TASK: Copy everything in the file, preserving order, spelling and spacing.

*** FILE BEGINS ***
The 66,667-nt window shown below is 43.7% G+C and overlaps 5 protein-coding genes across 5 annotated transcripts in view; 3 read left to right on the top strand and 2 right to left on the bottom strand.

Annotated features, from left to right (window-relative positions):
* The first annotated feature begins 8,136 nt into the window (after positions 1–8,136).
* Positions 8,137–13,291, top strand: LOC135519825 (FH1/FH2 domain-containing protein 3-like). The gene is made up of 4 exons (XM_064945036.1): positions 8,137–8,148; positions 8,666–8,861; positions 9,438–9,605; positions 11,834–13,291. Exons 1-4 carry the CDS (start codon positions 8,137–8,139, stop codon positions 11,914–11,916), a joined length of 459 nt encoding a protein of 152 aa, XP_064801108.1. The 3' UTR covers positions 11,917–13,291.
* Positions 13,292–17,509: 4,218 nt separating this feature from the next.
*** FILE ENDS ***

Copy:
The 66,667-nt window shown below is 43.7% G+C and overlaps 5 protein-coding genes across 5 annotated transcripts in view; 3 read left to right on the top strand and 2 right to left on the bottom strand.

Annotated features, from left to right (window-relative positions):
* The first annotated feature begins 8,136 nt into the window (after positions 1–8,136).
* Positions 8,137–13,291, top strand: LOC135519825 (FH1/FH2 domain-containing protein 3-like). The gene is made up of 4 exons (XM_064945036.1): positions 8,137–8,148; positions 8,666–8,861; positions 9,438–9,605; positions 11,834–13,291. Exons 1-4 carry the CDS (start codon positions 8,137–8,139, stop codon positions 11,914–11,916), a joined length of 459 nt encoding a protein of 152 aa, XP_064801108.1. The 3' UTR covers positions 11,917–13,291.
* Positions 13,292–17,509: 4,218 nt separating this feature from the next.